" HARD-FACED MEN "
Sm,—Your reviewer of Forty Years In and Out of Parliament by Sir Percy Harris blames the author for wrongly attributing well-known say- ings to the wrong persons, and claims for Mr. Baldwin rather than for " someone in the gallery the characterisation of the 1919 Parliament as a lot of hard-facectnen who had done well out of the war. Can he give chapter and verse A* this? It does not sound like a Baldwinian jibe at all, but rather like a Liberal's judgement. " I. made a speech to them," said Lloyd George, his eyes sparkling with fun and a smile spreading rapidly over his face. " I addressed myself first to the Opposition benches in front of me. They were very cold and hostile ; I couldn't get a cheer. This, I said to myself, is not the House of Commons ; it's the Trades Union Congress. So I turned as one does, in such circumstances to the benches behind me, but neither was that the House of Commons ; it was the Associated Chambers of Commerce." This was in March, 1919. Lloyd George was spending the evening with Balfour and Austen Cham- berlain, and this was the latter's account of Lloyd George's description.—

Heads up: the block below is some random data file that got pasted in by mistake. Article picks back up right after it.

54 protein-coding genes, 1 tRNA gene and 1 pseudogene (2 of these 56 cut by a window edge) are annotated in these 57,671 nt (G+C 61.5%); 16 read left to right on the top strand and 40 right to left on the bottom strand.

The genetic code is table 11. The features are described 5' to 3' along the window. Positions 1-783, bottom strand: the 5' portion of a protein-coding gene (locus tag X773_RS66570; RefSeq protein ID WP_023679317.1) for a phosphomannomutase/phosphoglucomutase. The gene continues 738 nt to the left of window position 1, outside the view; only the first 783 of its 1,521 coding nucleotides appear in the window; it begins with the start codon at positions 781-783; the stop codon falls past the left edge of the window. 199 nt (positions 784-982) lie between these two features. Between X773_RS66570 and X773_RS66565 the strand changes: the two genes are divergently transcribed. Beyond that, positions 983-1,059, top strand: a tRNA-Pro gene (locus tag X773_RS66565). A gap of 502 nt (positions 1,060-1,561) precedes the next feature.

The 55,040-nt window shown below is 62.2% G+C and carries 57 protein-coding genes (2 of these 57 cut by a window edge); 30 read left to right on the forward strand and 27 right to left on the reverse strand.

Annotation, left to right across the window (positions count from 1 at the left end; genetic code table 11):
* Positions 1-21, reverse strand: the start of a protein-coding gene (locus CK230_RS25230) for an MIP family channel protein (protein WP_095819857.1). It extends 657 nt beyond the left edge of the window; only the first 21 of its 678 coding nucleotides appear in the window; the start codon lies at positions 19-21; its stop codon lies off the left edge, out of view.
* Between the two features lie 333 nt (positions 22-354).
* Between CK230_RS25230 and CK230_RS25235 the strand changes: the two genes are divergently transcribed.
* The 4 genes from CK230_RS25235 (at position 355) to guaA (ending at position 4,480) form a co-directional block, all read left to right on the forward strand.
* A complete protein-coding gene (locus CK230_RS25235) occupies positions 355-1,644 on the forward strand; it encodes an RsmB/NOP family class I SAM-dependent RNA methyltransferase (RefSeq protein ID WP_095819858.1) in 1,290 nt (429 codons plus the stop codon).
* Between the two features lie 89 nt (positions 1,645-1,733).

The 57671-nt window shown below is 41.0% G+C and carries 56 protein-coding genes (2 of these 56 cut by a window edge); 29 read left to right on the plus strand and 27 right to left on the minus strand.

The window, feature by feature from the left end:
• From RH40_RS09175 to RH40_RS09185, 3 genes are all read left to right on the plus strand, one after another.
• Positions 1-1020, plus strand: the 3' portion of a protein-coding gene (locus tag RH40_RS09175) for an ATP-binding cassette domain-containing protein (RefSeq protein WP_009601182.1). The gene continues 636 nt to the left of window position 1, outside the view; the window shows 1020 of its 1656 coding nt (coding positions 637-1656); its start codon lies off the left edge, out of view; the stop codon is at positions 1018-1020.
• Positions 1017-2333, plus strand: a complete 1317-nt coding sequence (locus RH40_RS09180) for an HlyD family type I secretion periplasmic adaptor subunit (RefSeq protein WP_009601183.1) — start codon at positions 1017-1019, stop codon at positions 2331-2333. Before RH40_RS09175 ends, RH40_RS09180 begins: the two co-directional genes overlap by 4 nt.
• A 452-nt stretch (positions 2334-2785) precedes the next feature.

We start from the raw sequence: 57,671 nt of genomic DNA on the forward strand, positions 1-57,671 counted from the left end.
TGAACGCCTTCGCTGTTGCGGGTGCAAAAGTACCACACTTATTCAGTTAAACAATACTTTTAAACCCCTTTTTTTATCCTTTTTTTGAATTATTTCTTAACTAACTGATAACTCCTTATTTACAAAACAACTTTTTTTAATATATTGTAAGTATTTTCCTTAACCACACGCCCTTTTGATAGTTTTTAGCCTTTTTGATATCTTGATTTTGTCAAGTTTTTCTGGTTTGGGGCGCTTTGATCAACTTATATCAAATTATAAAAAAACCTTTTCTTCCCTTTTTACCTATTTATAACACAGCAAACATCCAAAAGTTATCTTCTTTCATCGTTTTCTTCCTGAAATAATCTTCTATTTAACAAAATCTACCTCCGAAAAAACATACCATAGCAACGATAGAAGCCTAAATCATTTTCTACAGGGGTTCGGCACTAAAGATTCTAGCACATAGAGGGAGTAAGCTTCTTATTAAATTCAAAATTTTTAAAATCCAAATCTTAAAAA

[Our reviewer writes: The late Lord Keynes told me, some time in 1919, that Mr. Baldwin, then Financial Secretary to the Treasury, had recently made the remark to him.]